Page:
How to upgrade Django - a step-by-step guide

When we work on large-scale projects, they usually take years to develop. In this situation, it is no wonder that the technologies used in the beginning have become obsolete, and there comes a time when they need to be updated with more recent ones.


Why do we update the software? 

First, new technologies frequently allow us to achieve the same functionality with less code because they offer additional implementation options. Also, new versions of technologies provide superior protection against malicious activity as, in most cases, the hackers have already discovered old systems' security flaws and ways to overcome them. The most recent versions also include new features that we can use. 

These are the main reasons we want a software to be updated frequently.


The goal 

Let's say the most recent long-term support (LTS) version of Django is the selected version we want to upgrade. If you have more than one version between the current and desired, it is not a good idea to switch directly to it. Instead, make it in steps for each LTS version and release it separately. An efficient upgrade process helps make the upgrade smoother, encouraging it to happen at each release point. 


Here are the currently supported versions of Django:  

Source: Django website


In this blog post, I look at the process we followed for our bespoke applications, refined by the experience of each previous upgrade.


The process in steps


Planning and Preparation

Planning comes first. Choose the suitable libraries after selecting the Django version. Keep in mind that a project may not be able to run with a newer version of Django and its older libraries because many of them won't be compatible.

The preparation comes next. We create an excel table with all the libraries currently used in the project.

The following step is checking that this newer version doesn't require a more recent Python. Versions of Django are matched with specific ranges of Python versions that were available when that version was developed, so Python upgrading is an iterative process.

The next step in the planning process is to find the release notes - read every release note of the Django version, which is greater than the current one. Understand the changes of version release notes and every modification that must be made to the code in order for the project to use the newer version. Read these carefully, as some changes may be very subtle in how they produce problems. Then, we're prepared to take action.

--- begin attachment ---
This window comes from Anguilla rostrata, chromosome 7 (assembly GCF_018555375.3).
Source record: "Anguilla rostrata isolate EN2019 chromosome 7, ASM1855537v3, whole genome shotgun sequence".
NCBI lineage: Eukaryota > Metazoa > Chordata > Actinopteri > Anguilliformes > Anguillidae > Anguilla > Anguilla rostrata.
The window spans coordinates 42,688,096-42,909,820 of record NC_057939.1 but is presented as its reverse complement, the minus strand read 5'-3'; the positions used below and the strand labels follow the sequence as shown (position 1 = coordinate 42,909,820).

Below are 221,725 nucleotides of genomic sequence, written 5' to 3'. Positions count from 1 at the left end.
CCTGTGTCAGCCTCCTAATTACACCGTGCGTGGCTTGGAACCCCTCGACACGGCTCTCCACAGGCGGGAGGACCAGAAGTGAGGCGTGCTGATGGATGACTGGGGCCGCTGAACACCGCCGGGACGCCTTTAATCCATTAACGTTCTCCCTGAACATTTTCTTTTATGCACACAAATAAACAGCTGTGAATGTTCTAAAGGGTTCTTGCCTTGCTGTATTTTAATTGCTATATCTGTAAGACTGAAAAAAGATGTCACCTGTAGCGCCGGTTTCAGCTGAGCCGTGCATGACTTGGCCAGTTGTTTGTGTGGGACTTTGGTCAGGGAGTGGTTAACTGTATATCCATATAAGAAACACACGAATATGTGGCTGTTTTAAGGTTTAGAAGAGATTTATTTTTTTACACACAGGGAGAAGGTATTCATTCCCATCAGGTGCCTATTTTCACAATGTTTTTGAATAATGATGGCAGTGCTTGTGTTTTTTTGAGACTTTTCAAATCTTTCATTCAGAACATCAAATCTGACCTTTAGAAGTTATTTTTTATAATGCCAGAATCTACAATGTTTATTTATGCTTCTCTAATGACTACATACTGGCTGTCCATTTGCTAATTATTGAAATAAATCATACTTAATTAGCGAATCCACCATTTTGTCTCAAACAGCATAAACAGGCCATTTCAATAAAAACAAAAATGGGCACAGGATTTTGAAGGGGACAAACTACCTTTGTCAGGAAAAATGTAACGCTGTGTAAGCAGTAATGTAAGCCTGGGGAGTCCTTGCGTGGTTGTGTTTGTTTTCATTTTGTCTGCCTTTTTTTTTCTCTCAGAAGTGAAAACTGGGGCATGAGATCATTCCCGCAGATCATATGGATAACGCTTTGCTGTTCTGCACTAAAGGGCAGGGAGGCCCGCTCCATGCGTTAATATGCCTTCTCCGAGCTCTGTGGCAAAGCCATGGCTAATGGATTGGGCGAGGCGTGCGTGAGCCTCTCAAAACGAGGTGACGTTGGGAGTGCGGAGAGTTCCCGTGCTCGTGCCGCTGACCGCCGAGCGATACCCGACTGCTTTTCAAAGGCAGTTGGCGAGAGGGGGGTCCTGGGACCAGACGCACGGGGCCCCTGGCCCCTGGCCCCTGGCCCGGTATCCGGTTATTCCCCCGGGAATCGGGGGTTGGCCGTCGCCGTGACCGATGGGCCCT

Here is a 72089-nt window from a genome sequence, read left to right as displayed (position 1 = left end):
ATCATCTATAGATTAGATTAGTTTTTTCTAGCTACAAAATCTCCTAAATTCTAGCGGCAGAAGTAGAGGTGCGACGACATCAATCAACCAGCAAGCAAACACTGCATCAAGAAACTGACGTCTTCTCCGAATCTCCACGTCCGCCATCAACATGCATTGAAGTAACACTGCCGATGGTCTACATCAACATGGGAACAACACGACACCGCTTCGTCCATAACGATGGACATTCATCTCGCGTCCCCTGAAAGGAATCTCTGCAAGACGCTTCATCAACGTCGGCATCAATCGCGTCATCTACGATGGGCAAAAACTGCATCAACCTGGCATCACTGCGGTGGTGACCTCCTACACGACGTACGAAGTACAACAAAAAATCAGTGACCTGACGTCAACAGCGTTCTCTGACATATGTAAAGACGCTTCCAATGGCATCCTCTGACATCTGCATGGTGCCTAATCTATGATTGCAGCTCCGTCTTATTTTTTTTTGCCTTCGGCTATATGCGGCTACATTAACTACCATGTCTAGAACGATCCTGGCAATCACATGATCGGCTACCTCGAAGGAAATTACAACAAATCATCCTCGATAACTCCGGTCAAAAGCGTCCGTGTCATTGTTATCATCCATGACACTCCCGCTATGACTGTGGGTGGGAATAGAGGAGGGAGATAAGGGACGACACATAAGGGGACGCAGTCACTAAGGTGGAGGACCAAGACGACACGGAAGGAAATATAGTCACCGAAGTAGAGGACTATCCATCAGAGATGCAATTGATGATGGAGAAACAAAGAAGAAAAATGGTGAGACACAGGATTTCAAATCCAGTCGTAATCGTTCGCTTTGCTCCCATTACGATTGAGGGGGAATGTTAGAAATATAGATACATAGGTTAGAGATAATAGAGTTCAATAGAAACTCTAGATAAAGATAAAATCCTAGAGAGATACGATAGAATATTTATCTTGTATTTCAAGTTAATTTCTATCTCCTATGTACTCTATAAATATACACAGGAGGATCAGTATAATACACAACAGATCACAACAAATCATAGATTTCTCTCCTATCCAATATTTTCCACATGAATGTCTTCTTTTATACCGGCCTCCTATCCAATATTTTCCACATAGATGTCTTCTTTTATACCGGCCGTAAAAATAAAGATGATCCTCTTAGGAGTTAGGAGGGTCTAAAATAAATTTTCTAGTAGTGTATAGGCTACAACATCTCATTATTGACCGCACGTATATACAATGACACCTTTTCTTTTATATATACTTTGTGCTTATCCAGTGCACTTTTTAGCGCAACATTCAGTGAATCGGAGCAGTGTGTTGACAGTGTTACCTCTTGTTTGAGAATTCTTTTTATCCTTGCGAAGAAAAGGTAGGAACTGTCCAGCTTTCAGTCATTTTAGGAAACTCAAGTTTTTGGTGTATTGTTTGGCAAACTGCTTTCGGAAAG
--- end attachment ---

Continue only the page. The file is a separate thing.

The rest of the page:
Beginning with the Django release notes and all those changes is a good place to start. After that, changing a few imports is half the job. For example: 

  • When upgrading from 1.11 to version 2.2 I replaced the "from django.core.urlresolvers import reverse" with "from django.urls import reverse"
  • -from rest_framework.filters import DjangoFilterBackend

+from django_filters.rest_framework import DjangoFilterBackend

  • Deprecate the Router.register base_name argument in favor of basename

There might be some small changes to the code like:

  • Add ForeignKey on_delete method
  • Replace @detail_route uses with @action(detail=True, )
  • Replace @list_route uses with @action(detail=False, )
  • add default on nested serializer field
  • Fix many reverse urls calls

Continue by updating the Django Rest Framework version and all of the libraries from Excel, noting the version you receive.

Of course, some might not be able to be upgraded using the previous version of Django so you can save those for last. For example, one of our updates had an issue with the package that enables us to save data in JSON format. The more recent version of Django supports that specific field. So I had to remove the old library and migrate the data. Converting the djoser library was the hard part, but nothing impossible. Finally, when all libraries are upgraded it is time to raise the actual Django.


Final checks and testing

The "python check" command comes in handy, which returns the potential issues with the fixing code. Please pay attention not only to errors but also to warnings. After that, start debugging and run the unit tests. Finally, when all possible fixes have been made, the work has been completed in half; the remaining tasks include rising the Django version, fixing all unit tests, and using the "python check" command to detect issues.

When everything is prepared, it's time to launch the front end and thoroughly examine each page and each button to ensure they all work as intended. This is even before the QA team receives it to test.

And be sure to review your checklist to see if there are any items you haven't gotten to yet.


In conclusion 

Upgrading software can be frightening, but there is no better time to do it than now since it only gets more complicated and insecure down the road. Here's what our checklist includes:

  1. Choose the proper Django version. LTS preferred.
  2. Read the Release Notes, and make a checklist.
  3. Review and make a list with third-party package compatibility.
  4. Update the DRF and all libraries.
  5. Get the tests passed.
  6. Manually test critical components.
  7. Clear your checklist.
  8. Deploy a test environment and let the QA team approve it.
  9. Deploy staging for final checks.
  10. Deploy production and enjoy the well-done job.


If you need help keeping your projects up to date, contact us. We would be happy to learn more and to help.


– Author: Pavel Penchev, Python Developer


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